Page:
The radio operator is responsible for using the vehicle's radio to communicate with other allied vehicles. The radio operator's proficiency level affects the vehicle's radio range. An inexperienced or knocked out radio operator will reduce the vehicle's radio range, and potentially leave it incapable of communicating with other vehicles with a poor radio range.
The loader is responsible for loading and reloading the vehicle's main weapon. The loader's proficiency level affects the vehicle's reload time. An inexperienced or knocked out loader will greatly increase the vehicle's reload time.

Skills and Perks

Once a crew member has reached 100% proficiency, they begin to train for their first crew skills. These crew skills can be used to increase the vehicles performance even more, and can allow the vehicle to do things that vehicles with regular crews can't. The player can chose which kind of crew skill to train. If the player changes their mind on which to train, then can then drop them (sometimes with a loss of total experience, depending on the method by which they do it - see Training, Retraining, and Dropping) and change them to something else. Crew skills require more experience to increase their percentage levels as they approach 100%. A crew member can have multiple crew skills, with the amount needed to completely train the crew skills increasing with each subsequent crew skill. If a crew member is knocked out in battle, the vehicle loses the benefits of that crew member's crew skills.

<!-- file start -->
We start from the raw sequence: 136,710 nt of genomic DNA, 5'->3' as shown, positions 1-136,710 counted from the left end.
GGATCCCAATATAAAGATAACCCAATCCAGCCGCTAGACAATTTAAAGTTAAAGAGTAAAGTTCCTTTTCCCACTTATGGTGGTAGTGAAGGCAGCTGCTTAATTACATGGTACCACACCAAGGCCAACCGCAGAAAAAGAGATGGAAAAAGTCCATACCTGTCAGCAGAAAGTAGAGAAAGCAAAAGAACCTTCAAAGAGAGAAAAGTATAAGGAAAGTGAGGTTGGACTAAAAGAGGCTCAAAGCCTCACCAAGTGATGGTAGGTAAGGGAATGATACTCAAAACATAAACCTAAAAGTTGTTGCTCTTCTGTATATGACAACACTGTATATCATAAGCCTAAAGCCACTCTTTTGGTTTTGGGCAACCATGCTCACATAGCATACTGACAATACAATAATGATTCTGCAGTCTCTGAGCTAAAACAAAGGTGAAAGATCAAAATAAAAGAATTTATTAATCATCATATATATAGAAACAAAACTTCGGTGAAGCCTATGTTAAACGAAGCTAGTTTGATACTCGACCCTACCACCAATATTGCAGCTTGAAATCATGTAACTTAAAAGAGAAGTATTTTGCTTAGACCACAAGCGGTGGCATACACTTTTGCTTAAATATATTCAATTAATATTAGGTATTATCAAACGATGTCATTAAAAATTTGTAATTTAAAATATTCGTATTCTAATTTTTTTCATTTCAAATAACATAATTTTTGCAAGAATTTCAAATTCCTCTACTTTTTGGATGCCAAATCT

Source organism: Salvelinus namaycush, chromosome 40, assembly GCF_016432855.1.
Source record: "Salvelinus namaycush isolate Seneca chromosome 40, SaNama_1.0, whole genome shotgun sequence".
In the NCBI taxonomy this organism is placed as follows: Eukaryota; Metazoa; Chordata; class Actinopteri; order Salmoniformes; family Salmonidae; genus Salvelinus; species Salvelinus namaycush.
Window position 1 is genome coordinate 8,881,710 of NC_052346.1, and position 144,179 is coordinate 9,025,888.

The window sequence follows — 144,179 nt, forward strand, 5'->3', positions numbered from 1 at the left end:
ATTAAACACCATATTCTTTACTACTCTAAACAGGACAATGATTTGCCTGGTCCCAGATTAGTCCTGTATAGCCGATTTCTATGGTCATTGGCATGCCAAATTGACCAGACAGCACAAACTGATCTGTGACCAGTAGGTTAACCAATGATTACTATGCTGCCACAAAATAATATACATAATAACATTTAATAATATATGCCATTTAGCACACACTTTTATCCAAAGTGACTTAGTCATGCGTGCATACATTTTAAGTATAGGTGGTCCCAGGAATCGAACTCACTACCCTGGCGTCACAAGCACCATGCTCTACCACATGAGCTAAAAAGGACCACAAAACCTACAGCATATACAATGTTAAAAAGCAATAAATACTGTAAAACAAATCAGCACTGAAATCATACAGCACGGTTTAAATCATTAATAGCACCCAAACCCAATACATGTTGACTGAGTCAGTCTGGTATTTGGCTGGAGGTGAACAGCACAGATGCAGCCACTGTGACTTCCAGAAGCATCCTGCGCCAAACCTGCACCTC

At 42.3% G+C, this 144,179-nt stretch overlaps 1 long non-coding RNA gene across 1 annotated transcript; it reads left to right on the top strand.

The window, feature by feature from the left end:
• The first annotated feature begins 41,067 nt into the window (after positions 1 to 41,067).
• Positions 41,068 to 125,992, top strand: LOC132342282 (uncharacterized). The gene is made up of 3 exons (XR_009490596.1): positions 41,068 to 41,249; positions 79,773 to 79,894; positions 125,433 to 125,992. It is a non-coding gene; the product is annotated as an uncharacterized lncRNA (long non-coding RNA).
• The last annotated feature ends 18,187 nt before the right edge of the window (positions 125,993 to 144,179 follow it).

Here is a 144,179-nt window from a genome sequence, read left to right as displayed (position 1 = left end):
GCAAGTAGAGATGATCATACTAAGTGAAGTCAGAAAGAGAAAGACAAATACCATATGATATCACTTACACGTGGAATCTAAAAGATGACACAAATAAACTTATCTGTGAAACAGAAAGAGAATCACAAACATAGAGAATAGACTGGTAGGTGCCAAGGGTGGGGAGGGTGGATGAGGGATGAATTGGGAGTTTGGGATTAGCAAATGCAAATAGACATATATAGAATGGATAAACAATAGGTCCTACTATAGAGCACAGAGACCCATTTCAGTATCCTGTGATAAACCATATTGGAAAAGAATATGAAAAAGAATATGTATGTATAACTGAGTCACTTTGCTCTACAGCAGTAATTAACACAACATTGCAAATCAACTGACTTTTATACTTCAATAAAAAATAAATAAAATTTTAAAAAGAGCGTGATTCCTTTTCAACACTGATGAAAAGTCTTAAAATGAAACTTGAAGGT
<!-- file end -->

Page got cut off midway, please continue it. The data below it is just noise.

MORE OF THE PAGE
Some crew skills specific to a certain major qualification, while others can be trained by any major qualification. A crew member with secondary roles aside from their major qualification can train crew skills for those other qualifications (a gunner who is also a loader can train loader-specific crew skills), but will lose the ability to use these skills if moved to a vehicle where they do not have this secondary role.